Rising Tide: ‘We have to build a movement to stop coal’

August 15, 2023
Get ready to join the people's blockade in November. Image: Rising Tide/Facebook

Green Left’s Niko Leka asked Alexa Stewart from Rising Tide about the protest in Muloobinba/Newcastle in November to block the world’s biggest coal port.

* * *

Can you explain what Rising Tide’s aims are, and its philosophy for getting there?

Rising Tide is trying to build a mass disruptive movement: its primary aim is to shut down the world’s largest coal port in Muloobinba.

We’re trying to stop all export of coal moving out through the Newcastle coal port by 2030, and we’re also trying to end new coal projects.

To do that we are going to build a massive movement, with more than 1000 people based in Muloobinba, but much more broadly as a national movement that is diverse, massive, really disruptive and uses civil disobedience.

In November we’ll have a two-day blockade of the coal port. We’ll be getting on kayaks and boats and be on the beach, stopping coal ships moving through the port: it has never been done before.

We’ve got quite a strong tradition here of having flotilla blockades, but they’ve only ever lasted a few hours on one day.

This time it’ll be over 30 hours across two days: and we're aiming to get 3000 people — it will be the biggest one ever.

At least half of those people are going to be coming from across Australia, and so we’re going on tour to pitch the event and get people travelling to the blockade.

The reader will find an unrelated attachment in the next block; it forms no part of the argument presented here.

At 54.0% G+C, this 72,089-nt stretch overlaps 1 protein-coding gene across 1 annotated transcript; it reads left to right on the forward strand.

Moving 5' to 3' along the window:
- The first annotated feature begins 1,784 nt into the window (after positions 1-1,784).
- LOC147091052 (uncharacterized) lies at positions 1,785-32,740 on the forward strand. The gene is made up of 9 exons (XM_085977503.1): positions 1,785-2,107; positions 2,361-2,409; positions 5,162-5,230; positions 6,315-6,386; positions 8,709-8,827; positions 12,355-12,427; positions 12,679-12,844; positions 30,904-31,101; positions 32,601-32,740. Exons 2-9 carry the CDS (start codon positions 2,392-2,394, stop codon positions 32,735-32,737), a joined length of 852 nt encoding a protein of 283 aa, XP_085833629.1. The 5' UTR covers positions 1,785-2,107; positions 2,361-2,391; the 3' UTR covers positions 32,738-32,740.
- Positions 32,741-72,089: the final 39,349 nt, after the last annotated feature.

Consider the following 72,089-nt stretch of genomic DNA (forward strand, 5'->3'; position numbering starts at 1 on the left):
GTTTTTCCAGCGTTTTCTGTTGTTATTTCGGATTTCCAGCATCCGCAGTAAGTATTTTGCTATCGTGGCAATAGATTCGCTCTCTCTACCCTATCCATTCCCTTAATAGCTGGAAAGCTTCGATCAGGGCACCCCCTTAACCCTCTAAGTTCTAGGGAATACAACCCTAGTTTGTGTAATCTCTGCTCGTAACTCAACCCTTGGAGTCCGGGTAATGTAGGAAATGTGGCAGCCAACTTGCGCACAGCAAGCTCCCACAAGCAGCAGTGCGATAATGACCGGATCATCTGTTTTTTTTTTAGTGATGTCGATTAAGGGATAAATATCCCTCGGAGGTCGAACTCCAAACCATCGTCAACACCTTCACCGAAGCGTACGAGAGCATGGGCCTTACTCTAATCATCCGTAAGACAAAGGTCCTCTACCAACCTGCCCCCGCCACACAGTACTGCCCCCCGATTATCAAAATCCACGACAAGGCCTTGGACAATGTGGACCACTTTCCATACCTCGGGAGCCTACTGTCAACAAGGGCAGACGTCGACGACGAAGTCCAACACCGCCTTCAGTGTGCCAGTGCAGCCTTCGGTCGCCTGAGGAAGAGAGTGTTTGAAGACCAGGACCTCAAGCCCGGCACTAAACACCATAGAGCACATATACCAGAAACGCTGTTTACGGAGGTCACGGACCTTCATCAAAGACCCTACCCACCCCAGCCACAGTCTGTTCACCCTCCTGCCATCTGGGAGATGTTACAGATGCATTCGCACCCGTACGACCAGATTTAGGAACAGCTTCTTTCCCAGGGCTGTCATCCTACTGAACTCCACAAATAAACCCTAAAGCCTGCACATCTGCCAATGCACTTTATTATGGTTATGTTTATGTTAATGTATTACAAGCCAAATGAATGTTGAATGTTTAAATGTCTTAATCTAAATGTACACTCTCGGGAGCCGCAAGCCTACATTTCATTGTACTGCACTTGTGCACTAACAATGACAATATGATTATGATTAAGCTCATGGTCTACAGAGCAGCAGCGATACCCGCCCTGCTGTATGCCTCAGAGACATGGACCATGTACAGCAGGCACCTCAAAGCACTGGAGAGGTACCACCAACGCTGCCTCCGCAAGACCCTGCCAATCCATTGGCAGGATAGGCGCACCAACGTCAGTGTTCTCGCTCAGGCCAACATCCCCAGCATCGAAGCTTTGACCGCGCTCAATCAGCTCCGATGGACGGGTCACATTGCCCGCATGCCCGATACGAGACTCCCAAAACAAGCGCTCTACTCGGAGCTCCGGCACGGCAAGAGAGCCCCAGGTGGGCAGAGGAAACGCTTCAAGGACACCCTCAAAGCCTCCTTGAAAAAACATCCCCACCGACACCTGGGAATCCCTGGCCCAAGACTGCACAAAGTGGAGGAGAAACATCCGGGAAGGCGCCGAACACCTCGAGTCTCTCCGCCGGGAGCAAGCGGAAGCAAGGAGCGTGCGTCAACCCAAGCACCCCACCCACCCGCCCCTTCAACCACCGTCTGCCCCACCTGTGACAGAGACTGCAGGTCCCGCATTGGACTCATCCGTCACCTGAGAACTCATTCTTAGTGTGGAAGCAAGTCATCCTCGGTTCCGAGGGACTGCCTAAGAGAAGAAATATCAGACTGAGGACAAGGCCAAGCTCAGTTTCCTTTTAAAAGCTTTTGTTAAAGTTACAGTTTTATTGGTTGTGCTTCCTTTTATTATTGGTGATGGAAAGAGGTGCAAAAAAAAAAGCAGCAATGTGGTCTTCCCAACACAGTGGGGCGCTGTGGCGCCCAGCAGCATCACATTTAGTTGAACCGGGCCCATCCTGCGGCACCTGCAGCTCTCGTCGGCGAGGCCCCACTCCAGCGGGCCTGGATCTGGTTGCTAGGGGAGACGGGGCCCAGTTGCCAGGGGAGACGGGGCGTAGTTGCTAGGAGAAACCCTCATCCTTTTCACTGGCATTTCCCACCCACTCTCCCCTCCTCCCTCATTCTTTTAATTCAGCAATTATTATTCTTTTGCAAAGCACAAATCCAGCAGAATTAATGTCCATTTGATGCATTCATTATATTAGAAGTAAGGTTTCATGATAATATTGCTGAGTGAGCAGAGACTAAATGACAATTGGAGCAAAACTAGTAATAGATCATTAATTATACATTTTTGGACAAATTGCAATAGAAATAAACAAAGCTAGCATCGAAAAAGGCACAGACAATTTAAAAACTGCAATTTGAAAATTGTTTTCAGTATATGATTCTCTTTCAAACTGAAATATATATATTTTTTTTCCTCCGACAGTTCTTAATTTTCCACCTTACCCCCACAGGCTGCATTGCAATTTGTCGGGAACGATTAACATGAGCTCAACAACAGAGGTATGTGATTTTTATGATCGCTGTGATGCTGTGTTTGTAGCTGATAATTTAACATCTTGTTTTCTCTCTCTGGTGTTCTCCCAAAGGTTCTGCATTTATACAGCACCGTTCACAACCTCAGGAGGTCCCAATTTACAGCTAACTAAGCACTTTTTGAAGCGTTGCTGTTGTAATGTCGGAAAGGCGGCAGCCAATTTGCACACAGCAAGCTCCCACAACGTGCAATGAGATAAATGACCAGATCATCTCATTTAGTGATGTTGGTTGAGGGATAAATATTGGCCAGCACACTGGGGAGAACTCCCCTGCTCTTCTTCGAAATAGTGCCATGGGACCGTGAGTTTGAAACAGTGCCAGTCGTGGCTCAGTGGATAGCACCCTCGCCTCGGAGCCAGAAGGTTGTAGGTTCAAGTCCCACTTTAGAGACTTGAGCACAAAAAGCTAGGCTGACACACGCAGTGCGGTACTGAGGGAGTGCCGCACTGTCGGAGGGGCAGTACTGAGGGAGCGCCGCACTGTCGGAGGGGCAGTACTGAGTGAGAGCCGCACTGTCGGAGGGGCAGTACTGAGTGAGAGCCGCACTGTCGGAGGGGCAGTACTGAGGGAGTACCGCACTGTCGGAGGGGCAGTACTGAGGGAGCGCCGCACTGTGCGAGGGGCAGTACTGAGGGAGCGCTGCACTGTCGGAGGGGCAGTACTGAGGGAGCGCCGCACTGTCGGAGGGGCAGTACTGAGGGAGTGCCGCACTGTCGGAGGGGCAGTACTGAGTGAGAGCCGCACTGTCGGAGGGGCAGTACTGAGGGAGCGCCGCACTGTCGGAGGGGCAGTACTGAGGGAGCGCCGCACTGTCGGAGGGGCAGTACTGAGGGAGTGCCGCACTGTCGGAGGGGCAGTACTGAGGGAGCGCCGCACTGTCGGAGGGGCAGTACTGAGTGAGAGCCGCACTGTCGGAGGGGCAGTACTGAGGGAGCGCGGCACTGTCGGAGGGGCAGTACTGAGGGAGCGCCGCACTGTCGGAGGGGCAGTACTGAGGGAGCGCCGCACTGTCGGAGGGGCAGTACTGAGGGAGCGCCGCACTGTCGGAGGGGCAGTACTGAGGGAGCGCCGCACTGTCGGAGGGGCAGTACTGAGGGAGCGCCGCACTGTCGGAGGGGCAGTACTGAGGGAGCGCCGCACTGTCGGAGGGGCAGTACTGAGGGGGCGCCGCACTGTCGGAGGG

Are there Rising Tides branches across Australia?

We’re starting to see them pop up. The idea of Rising Tide is that we have a flagship battle here in Muloobinba for a more national movement, like the Franklin Dam campaign.

They had that specific location battle, but it was also part of a more broad national campaign against the loss of native forests.

That’s our goal and to do that we do need support from across the country.

Adelaide Rising Tide just had its first event: they’re going to be doing other events associated with fossil fuels or events specific to Adelaide and we’re in conversations about what this will look like.

They are also getting people to our big actions in Muloobinba. They’ve already booked one bus from Adelaide and are looking at booking a second.

It’s also really exciting in Meanjin/Brisbane: we've got a lot of energy up there. They're aiming to get 300 people to the blockade.

There's so much that people from all across the country can be doing because it's not going to be a battle that we won just in Muloobinba.

We're trying, through this battle, to mobilise the whole country to increase the conversation around ending fossil fuels, to build a really strong movement.

Off the back of the Franklin River blockade came The Wilderness society and, to this day, the TWS is working to protect native forests and the special ecosystems and wilderness places.

How has the mass media reacted so far?

At our biggest event, in April, 50 people were arrested for stopping a coal train: that received international media coverage and a lot of it was really positive because we had a really clear message: no new coal.

When people can see the diversity and the commitment and the people getting involved, they are a lot more sympathetic.

They are also sympathetic when we go directly to the source and cause grievance on fossil fuel companies — the criminals who are mining and burning fossil fuels.

It will be a positive atmosphere: there will be music, art and communities coming together in a way that isn’t scary or intimidating. It will show that ordinary people really care.

[Sign up to join the protest here.]

Video: Rising Tide plans 'biggest ever coal port blockade'. Green Left.

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